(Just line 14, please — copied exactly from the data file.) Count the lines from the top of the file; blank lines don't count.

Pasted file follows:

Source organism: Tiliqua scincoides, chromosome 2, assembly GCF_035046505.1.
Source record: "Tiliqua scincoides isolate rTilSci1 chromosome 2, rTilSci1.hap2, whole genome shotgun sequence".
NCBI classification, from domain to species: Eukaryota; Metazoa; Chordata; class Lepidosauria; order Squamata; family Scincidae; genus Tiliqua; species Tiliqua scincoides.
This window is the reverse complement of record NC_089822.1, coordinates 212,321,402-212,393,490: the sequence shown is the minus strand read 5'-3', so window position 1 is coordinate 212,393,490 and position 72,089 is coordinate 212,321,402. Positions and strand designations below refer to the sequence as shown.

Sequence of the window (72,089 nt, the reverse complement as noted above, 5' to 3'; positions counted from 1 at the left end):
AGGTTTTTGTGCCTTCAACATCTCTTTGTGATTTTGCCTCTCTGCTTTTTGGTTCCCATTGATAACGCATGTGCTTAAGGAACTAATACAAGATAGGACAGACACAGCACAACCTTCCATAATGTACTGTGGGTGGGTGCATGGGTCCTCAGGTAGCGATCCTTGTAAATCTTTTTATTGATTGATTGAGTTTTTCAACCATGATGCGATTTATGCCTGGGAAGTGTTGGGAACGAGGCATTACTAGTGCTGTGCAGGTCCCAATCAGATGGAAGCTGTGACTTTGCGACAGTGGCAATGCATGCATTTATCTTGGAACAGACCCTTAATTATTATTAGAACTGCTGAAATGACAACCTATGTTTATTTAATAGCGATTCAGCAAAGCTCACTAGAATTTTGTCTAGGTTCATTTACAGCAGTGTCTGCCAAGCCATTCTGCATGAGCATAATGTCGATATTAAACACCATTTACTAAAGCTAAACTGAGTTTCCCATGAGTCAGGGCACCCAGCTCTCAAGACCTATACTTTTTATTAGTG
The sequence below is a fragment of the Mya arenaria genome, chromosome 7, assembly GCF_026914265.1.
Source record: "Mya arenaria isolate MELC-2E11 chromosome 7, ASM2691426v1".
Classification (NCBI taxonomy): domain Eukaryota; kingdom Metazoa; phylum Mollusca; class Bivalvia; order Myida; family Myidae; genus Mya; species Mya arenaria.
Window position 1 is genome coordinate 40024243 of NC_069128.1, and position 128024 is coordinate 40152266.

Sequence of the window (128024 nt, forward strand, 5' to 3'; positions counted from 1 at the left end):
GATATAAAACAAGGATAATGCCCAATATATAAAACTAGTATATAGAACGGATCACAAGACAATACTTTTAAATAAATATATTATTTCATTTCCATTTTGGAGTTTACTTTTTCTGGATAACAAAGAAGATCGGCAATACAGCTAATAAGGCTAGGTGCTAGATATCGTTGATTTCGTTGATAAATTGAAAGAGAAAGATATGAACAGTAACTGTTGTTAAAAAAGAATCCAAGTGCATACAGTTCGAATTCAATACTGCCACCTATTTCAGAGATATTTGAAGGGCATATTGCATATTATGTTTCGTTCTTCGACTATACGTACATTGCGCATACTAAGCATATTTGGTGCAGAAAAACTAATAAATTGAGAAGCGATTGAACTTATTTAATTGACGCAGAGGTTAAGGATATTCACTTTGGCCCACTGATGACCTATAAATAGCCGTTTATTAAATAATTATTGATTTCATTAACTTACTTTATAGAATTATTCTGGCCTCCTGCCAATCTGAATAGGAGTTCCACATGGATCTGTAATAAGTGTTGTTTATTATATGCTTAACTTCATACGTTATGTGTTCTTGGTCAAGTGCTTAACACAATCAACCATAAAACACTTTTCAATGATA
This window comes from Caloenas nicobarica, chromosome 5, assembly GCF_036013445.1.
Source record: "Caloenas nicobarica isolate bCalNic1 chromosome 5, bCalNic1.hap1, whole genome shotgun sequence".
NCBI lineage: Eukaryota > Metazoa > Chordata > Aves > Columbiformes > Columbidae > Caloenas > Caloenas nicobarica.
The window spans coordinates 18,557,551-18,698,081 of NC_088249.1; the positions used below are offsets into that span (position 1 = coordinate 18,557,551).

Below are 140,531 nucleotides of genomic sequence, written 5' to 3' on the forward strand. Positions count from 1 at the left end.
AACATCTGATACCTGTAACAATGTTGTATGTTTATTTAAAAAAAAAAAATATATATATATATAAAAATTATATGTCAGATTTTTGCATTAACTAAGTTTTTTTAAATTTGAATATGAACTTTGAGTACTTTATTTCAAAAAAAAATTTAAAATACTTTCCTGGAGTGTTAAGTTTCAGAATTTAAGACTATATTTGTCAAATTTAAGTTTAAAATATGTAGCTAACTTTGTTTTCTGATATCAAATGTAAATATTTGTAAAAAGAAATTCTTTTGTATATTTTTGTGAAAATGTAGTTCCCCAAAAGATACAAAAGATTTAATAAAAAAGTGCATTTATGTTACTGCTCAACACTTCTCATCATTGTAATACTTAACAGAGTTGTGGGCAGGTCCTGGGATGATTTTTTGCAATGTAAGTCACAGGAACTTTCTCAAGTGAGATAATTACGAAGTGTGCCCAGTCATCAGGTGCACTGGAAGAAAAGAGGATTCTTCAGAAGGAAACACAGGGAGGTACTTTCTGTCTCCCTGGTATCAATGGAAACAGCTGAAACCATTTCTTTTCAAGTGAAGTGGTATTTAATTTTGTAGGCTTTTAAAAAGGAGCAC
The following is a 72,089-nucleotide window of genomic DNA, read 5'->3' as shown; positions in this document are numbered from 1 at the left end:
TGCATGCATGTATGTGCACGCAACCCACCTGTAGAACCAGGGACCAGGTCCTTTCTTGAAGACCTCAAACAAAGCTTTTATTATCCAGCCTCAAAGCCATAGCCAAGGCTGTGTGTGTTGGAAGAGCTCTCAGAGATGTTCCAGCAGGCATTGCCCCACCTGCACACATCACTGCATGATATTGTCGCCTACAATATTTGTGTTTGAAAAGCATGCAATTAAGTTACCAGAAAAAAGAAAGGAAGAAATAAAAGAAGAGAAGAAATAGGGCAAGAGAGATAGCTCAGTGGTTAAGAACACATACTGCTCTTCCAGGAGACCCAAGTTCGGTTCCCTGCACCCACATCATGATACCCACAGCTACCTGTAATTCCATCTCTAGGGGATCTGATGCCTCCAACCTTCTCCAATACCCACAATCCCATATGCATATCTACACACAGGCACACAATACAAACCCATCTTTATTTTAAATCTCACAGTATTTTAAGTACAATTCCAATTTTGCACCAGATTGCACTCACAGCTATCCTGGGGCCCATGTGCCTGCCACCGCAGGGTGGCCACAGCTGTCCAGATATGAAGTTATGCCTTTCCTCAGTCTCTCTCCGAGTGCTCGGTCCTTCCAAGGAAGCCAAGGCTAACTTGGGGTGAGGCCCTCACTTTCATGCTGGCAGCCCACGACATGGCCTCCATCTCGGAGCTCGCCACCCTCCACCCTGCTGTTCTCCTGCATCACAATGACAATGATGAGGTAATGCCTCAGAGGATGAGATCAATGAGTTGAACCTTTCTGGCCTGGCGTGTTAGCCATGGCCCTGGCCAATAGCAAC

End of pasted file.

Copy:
Source record: "Caloenas nicobarica isolate bCalNic1 chromosome 5, bCalNic1.hap1, whole genome shotgun sequence".